Huay Pu Keng
Huay Pu Keng, a rural Kayan village at the border with Myanmar, has something special waiting for you. Something that you might not expect.
In the imagination of most responsible travellers, the long-neck women are immediately associated with the stigma of tourism exploitation, and therefore thought of as something that we, as ethical visitors, must stay away from.
Although this image still represents the current reality in many villages, Huay Pu Keng is different because of the ground-breaking and successful experiment its inhabitants began a few years ago, which we hope can be replicated in villages in Thailand’s other provinces too.
The community has taken control of their destiny, and they now design, manage and coordinate all aspects of the tourism experience. The workshops, the excursions in the surrounding natural environment, the homestay – all are owned and managed directly by the community, with the help of trusted external partners.
This Community-Based Tourism (CBT) project offers a genuine glimpse into the life of this group of Karenni people and their traditions.
It can only be a glimpse, of course, even if you spend a few days with them, but at least you can be assured that the experience is authentic.
There are no staged performances here, no tourist-pleasing activities, no static group pictures.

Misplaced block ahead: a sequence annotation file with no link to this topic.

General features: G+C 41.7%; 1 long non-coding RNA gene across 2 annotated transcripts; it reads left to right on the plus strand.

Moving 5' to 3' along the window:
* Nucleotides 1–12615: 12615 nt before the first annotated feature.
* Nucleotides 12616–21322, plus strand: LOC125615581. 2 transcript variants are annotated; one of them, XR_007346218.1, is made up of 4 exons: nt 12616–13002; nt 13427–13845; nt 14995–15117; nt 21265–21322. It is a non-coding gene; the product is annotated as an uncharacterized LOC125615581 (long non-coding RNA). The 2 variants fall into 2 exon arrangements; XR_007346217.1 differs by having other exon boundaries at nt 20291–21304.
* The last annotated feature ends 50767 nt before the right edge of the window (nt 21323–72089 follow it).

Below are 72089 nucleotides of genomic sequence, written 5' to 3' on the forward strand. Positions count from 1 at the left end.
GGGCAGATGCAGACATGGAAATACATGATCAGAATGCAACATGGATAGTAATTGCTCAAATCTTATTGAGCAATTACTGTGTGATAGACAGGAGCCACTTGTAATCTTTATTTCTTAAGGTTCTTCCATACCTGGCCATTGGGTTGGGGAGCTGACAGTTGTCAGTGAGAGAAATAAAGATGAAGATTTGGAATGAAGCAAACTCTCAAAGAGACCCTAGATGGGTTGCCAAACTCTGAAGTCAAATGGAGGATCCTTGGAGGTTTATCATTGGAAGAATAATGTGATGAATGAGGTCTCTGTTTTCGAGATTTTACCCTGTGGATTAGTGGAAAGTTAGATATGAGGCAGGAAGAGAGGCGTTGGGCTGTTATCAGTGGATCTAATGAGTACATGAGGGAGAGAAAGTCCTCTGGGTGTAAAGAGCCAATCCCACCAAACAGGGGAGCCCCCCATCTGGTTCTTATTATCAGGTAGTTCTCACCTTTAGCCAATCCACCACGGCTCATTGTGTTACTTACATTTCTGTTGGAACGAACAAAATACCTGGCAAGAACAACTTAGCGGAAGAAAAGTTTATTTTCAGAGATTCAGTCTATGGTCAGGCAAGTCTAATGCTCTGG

Because they used to have that, and they opted out of it. The exploitative kind of tourism of quick voyeuristic visits – the human zoo type – where the locals in the photographs sit, serious and still, next to some tourists, overexcited by having just ticked another box on their bucket list; this kind of tourism does not exist here anymore.
Those sad memories have thankfully been replaced by a form of tourism that allows authentic encounters of curious minds, human connections and warm smiles.
There are several hands-on workshops, for both adults and children, led proudly by the village’s masters.
You can learn how to make a cup out of a bamboo stick or carve a small little doll on a piece of wood.
Workshops are like little journeys: the joy is to be found in the process, rather than only in the final result.
It is in the laughter at our lack of manual skills, or at the imperfect steps we stumble through while trying to carefully repeat the movements shown to us. But above all, in the manual workshops we get closer to our hosts: physically, because we do things together, but also mentally, because we start to understand, in practice, some part of their daily life.
Nevertheless, the result in this case is also very important, because it becomes part of a new set of memories we are creating together.
Making your own souvenir here – a shiny brass bracelet, made of the same material as the long-coiled ring that the women wear around their neck, or a colourful hair-band made of the same fabric and pattern of their skirts – is almost a symbolic act. We become united in solidarity through tourism.
A true transformational tourism experience is built through connections, and real experiences like this can help us to reach beyond our expectations and to meet other cultures in the shape of another human being.
More about CBT?
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